I will celebrate each new milestone, I told myself. I will enjoy their present, not dwell in the past, I told myself. I will remember that keeping them babies forever would actually mean that something is very wrong, that babies aren’t necessarily easy, that my goal as a parent is to help them grow up, etc, etc, etc.

But I want to hold on. I want to keep him to myself for a little bit longer. I want to hoard his time as he gradually grows up. There are no what if’s. I will never have Cameron-baby, Cameron-toddler, or Cameron-preschooler again.

It is times like these when I realize that milestones aren’t necessarily just new exciting things. They also represent a letting-go. A moving-on.


I recently got an email about what’s new on Netflix – and what is going away. The main thing that caught my eye was that Bubble Guppies will be done streaming on the service by September 22nd. To really understand how hard it is for me to let go, this news legitimately upset me. Bubble Guppies has been a staple in this household for a while. The songs are great. The kids interact with it and learn things. But most importantly, they love the show – especially Gavin. I can still picture him sitting on the couch and singning the Bubble Guppies theme song a year ago, as we were wondering about his verbal skills. As a family, we’re going to a Bubble Guppies live show this fall that I set aside important things in my day to ensure I got tickets that sold out quickly. And so, when I saw that Bubble Guppies will be leaving Netflix, I felt personally attacked. How could you, Netflix?

Except… I’m not quite sure when my kids last asked to watch Bubble Guppies. Sure, not having Bubble Guppies means that Logan won’t get to watch the show, but for my television-watching children now, maybe they’ve moved on without me even noticing it.

Cameron and Gavin at Wedding

Now, all I hear about is Dinotrux. Dinotrux is Netflix’s new animated series about dino-machines. It’s totally brilliant. In the same way that I have always said the creators of Dinosaur Train were geniuses for taking two totally unrelated things that children love and putting them in a show together, Dinotrux has done the same thing, and it is undeniably a hit.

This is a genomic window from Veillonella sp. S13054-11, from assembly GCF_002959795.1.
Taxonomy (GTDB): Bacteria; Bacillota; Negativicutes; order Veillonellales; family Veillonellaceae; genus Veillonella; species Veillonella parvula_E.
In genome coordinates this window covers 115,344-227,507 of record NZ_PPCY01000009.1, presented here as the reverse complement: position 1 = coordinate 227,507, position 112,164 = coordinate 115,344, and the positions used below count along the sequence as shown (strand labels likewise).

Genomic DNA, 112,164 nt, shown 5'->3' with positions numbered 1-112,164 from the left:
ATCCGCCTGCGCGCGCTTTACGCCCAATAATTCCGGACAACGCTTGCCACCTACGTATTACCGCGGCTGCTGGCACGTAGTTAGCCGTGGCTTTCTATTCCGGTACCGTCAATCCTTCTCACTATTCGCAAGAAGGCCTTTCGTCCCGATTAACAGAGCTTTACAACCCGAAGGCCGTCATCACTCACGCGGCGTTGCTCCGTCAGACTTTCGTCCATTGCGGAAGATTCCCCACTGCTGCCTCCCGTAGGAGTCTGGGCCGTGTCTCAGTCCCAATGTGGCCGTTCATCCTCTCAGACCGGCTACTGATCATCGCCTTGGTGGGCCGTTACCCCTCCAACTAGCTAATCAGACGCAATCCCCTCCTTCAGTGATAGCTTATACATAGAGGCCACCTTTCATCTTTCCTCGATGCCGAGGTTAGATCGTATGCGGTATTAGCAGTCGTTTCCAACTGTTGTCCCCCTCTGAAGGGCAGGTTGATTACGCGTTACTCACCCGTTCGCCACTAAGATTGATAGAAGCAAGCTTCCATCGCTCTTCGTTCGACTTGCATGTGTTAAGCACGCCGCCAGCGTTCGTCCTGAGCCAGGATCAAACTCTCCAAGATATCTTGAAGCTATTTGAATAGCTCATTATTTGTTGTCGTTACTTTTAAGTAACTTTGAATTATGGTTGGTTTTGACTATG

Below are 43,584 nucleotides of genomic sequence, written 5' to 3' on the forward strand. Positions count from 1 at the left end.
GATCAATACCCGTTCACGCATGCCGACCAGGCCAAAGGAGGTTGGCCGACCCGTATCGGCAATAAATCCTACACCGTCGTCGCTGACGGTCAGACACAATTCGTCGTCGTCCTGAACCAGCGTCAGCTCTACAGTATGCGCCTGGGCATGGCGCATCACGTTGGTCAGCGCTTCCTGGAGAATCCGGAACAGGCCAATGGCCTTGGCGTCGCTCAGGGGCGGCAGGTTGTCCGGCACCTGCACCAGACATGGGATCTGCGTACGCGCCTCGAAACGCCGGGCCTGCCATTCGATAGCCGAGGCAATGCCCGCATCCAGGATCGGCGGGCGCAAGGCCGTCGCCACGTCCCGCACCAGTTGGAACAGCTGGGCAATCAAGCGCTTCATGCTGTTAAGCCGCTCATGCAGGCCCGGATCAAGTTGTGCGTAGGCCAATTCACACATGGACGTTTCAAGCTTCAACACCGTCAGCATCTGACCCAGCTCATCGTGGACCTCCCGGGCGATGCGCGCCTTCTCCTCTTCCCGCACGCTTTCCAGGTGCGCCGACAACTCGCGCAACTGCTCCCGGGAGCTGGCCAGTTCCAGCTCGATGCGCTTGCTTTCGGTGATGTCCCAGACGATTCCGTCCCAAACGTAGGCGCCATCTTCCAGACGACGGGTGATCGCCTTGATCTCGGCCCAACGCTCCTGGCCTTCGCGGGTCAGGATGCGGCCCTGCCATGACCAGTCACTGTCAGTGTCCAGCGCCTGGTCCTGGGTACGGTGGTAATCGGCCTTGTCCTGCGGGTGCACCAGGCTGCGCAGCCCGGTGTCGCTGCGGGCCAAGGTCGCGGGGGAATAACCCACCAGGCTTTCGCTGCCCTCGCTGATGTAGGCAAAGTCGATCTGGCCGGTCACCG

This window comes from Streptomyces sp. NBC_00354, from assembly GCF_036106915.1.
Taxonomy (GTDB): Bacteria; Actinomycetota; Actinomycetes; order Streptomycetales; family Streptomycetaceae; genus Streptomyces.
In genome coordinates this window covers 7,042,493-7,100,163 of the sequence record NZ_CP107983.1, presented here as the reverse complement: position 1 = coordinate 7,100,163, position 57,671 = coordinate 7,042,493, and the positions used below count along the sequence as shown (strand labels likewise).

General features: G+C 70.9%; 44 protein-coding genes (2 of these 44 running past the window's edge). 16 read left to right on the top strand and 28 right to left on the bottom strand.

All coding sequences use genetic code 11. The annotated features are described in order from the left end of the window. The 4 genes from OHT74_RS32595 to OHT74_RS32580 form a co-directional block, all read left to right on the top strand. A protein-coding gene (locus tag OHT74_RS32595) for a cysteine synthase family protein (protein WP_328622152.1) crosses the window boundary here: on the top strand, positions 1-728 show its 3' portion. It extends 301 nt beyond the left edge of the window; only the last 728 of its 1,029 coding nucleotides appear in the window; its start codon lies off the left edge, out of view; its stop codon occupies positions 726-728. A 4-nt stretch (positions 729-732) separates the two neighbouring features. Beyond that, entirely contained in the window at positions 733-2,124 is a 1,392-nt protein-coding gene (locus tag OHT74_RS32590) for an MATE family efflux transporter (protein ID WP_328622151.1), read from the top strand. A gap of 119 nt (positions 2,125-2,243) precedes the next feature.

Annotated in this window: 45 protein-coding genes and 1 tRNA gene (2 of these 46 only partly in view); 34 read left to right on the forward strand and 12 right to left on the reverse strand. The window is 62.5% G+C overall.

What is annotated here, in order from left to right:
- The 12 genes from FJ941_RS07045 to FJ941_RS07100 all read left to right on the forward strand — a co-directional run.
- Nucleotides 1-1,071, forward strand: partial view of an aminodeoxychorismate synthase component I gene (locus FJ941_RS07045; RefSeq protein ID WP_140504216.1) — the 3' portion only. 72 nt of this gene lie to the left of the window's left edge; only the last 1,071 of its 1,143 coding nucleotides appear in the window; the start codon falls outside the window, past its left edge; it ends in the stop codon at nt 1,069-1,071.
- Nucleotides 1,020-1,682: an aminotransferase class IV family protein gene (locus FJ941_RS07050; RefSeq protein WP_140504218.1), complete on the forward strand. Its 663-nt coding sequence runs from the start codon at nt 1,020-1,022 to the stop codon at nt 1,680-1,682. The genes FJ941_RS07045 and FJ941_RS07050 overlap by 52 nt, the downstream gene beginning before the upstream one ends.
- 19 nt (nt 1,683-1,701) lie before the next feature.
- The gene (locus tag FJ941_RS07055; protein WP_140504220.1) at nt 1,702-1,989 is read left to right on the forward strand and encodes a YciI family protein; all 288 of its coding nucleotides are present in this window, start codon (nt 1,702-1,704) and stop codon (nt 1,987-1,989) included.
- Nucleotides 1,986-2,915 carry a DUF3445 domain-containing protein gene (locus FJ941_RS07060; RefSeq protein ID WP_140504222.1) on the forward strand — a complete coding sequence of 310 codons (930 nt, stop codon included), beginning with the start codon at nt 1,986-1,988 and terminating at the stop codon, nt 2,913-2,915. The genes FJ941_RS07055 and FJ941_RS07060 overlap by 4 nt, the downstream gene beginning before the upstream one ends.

My boys have moved on and I barely noticed it. And it seems as though they won’t notice as a show that we love slips from the Netflix lineup.


I think, maybe, raising children is all about these small little acts of letting go, mostly unnoticeable, in exchange for growth and maturity and new experiences. When the big, noticeable, first-day-of-school type milestones hit, all those things we’ve already let go of start coming into focus. But, let’s not miss what we’re embracing with these changes.

This anxiety isn’t about Cameron. He’s going to rock school. He’s going to love learning and making friends and creating and playing. I have no doubt about it.

When You Have a Hard Time Letting Go |

So, this anxiety is all about me. And I need to let that go.



I am a member of Netflix’s Stream Team and as such I have been compensated with a complementary Netflix subscription and a few other perks. The stories and opinions are all my own and have not been influenced.